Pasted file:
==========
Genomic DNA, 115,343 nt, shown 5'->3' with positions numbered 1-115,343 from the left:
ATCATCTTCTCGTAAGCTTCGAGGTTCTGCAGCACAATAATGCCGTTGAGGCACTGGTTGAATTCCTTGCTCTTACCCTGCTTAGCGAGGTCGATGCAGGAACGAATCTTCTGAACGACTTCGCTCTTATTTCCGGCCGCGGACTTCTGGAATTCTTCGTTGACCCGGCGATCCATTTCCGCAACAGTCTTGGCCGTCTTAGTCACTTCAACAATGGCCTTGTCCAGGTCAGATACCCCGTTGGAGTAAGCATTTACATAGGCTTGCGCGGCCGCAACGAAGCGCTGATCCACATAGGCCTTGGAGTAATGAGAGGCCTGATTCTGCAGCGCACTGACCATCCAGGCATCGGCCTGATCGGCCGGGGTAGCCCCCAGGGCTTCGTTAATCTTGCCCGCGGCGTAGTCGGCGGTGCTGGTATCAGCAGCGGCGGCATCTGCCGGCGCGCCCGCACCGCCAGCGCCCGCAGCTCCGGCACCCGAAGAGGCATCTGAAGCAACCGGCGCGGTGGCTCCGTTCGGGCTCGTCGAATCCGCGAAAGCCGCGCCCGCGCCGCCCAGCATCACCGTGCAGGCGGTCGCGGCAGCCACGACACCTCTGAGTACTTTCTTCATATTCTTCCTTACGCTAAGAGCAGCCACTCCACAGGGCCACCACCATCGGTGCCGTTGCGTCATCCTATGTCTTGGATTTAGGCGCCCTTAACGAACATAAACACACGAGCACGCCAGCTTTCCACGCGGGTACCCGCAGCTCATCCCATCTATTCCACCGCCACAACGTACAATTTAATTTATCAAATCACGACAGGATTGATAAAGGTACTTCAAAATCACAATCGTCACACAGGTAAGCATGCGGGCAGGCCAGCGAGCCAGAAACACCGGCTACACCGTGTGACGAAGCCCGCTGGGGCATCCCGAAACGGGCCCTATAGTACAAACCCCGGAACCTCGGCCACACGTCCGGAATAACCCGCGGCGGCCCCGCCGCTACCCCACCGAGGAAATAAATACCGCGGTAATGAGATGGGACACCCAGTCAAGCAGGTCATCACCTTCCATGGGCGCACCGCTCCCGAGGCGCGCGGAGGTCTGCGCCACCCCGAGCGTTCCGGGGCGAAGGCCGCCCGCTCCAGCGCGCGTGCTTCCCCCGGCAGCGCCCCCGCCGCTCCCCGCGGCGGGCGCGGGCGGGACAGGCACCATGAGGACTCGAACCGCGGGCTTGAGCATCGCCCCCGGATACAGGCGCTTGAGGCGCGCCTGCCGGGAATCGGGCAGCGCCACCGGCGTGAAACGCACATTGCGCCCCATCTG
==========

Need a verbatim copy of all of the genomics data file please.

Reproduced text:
Genomic DNA, 115,343 nt, shown 5'->3' with positions numbered 1-115,343 from the left:
ATCATCTTCTCGTAAGCTTCGAGGTTCTGCAGCACAATAATGCCGTTGAGGCACTGGTTGAATTCCTTGCTCTTACCCTGCTTAGCGAGGTCGATGCAGGAACGAATCTTCTGAACGACTTCGCTCTTATTTCCGGCCGCGGACTTCTGGAATTCTTCGTTGACCCGGCGATCCATTTCCGCAACAGTCTTGGCCGTCTTAGTCACTTCAACAATGGCCTTGTCCAGGTCAGATACCCCGTTGGAGTAAGCATTTACATAGGCTTGCGCGGCCGCAACGAAGCGCTGATCCACATAGGCCTTGGAGTAATGAGAGGCCTGATTCTGCAGCGCACTGACCATCCAGGCATCGGCCTGATCGGCCGGGGTAGCCCCCAGGGCTTCGTTAATCTTGCCCGCGGCGTAGTCGGCGGTGCTGGTATCAGCAGCGGCGGCATCTGCCGGCGCGCCCGCACCGCCAGCGCCCGCAGCTCCGGCACCCGAAGAGGCATCTGAAGCAACCGGCGCGGTGGCTCCGTTCGGGCTCGTCGAATCCGCGAAAGCCGCGCCCGCGCCGCCCAGCATCACCGTGCAGGCGGTCGCGGCAGCCACGACACCTCTGAGTACTTTCTTCATATTCTTCCTTACGCTAAGAGCAGCCACTCCACAGGGCCACCACCATCGGTGCCGTTGCGTCATCCTATGTCTTGGATTTAGGCGCCCTTAACGAACATAAACACACGAGCACGCCAGCTTTCCACGCGGGTACCCGCAGCTCATCCCATCTATTCCACCGCCACAACGTACAATTTAATTTATCAAATCACGACAGGATTGATAAAGGTACTTCAAAATCACAATCGTCACACAGGTAAGCATGCGGGCAGGCCAGCGAGCCAGAAACACCGGCTACACCGTGTGACGAAGCCCGCTGGGGCATCCCGAAACGGGCCCTATAGTACAAACCCCGGAACCTCGGCCACACGTCCGGAATAACCCGCGGCGGCCCCGCCGCTACCCCACCGAGGAAATAAATACCGCGGTAATGAGATGGGACACCCAGTCAAGCAGGTCATCACCTTCCATGGGCGCACCGCTCCCGAGGCGCGCGGAGGTCTGCGCCACCCCGAGCGTTCCGGGGCGAAGGCCGCCCGCTCCAGCGCGCGTGCTTCCCCCGGCAGCGCCCCCGCCGCTCCCCGCGGCGGGCGCGGGCGGGACAGGCACCATGAGGACTCGAACCGCGGGCTTGAGCATCGCCCCCGGATACAGGCGCTTGAGGCGCGCCTGCCGGGAATCGGGCAGCGCCACCGGCGTGAAACGCACATTGCGCCCCATCTG